The point here, however, is that true Israelites whom God has shepherded have been handed over by him to Jesus, and the sheep have recognized his voice and have received Jesus as come from God. In doing so they have obeyed ["kept," teterekan] your word (v. 6). This is the only such reference in John to keeping the Father's word. Most interpreters think this refers to keeping Jesus' word, which is God's word. Jesus will speak of that soon (vv. 8, 14), but here he is probably saying that the disciples obeyed the Father's voice, which was drawing them to Jesus, and that Jesus in turn passed on to them the revelation of the Father.

Jesus does then address the disciples' response to himself (vv. 7-8). These disciples, who are of God and are given by God to the Son, have been able to recognize and receive as from the Father all that the Son has received from the Father and passed on to them (v. 7). The specific reference is to Jesus' teaching, which they have received. Jesus' words are God's words, and these bring life and judgment (3:34; 6:63, 68; 12:48; 14:24; 17:14). Thus, Jesus' teaching has been grounded on his own identity as the Son sent from the Father. Accordingly, these disciples have been given to the Son; the focus is on him and their acceptance of him. They knew for certain that he came from the Father, and they believed that the Father sent him. So they knew and believed the truth about both the Son and the Father in their mutual relation.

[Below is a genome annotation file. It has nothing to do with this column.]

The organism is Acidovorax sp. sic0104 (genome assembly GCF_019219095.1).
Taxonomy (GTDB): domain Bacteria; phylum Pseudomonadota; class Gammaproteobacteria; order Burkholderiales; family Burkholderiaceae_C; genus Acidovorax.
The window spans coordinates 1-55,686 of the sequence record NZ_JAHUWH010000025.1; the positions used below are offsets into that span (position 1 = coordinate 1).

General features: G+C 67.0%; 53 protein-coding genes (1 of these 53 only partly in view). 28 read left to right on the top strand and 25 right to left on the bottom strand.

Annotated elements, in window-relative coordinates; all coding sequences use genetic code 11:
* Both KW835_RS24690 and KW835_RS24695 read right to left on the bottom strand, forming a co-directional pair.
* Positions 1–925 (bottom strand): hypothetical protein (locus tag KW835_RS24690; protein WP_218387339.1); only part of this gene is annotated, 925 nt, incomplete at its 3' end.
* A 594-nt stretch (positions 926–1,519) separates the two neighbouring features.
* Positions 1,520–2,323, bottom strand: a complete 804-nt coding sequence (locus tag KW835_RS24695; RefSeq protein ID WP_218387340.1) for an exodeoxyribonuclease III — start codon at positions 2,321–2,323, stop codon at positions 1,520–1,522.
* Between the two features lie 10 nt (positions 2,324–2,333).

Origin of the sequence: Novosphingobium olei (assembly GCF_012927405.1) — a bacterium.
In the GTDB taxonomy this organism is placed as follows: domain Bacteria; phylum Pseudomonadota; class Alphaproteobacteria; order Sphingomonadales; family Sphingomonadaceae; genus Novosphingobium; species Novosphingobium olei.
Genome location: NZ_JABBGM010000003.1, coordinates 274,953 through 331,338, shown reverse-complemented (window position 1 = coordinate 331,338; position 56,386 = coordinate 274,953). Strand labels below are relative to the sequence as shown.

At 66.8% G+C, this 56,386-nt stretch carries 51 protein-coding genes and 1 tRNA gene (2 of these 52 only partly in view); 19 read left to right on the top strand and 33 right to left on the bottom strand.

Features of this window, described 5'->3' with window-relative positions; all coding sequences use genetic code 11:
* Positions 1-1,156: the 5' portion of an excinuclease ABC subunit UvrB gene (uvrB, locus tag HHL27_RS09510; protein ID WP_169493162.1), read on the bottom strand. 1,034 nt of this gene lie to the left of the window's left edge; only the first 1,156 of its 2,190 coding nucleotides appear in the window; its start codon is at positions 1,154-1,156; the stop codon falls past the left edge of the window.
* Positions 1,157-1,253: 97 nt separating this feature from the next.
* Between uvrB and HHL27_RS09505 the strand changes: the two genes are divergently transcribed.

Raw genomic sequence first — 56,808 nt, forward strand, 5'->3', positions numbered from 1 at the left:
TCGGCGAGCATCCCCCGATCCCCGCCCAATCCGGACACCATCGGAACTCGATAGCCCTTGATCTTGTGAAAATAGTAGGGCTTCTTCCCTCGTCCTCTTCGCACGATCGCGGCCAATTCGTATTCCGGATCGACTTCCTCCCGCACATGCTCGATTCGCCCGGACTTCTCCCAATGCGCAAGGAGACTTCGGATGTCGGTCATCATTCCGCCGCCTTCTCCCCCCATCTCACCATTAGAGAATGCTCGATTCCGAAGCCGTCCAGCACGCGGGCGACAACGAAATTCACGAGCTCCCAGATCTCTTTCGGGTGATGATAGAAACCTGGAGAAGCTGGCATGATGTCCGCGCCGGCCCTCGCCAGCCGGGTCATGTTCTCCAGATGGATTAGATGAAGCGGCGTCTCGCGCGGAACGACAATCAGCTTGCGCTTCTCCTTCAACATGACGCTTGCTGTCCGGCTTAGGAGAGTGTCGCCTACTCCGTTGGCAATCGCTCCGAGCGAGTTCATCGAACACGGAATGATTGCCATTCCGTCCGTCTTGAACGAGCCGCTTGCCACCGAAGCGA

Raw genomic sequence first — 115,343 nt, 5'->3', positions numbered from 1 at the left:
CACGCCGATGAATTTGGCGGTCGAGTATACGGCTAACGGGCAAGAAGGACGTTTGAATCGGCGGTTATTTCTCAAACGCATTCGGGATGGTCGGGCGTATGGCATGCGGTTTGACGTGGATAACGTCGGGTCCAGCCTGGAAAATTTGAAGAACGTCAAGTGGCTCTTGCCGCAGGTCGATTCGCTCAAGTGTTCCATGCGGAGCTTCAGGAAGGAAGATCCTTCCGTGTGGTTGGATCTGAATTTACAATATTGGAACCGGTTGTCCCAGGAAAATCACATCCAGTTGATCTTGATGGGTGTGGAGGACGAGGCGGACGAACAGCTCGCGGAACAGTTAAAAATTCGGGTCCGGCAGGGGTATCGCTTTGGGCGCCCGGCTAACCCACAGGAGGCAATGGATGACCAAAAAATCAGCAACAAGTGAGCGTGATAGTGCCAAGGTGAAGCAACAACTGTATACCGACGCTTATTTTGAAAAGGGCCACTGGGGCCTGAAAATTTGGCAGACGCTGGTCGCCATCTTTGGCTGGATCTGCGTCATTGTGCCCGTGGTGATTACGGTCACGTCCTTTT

Jesus picks up the affirmation spoken by disciples (16:30) just minutes before he began his prayer. Their knowledge and faith are not as complete as they think it is, but Jesus affirms they have reached a decisive point. They have believed in him and hung in with him, even when most of his followers abandoned him (6:60-69). There is still an enormous amount they do not know, and Jesus told them as much when he promised them the Paraclete to instruct them (14:26; 16:13). But the foundation has been laid, and it is secure. They have been receptive, the fundamental attitude of a true disciple, and now they have grasped the crux of the revelation—the identity of the Son in relation to the Father. The grace of revelation has been met with by human response of humble openness, faith and obedience. Jesus' affirmation of these disciples should be tremendously encouraging to present-day disciples. Here we see God's acceptance of believers despite their great ignorance and weakness.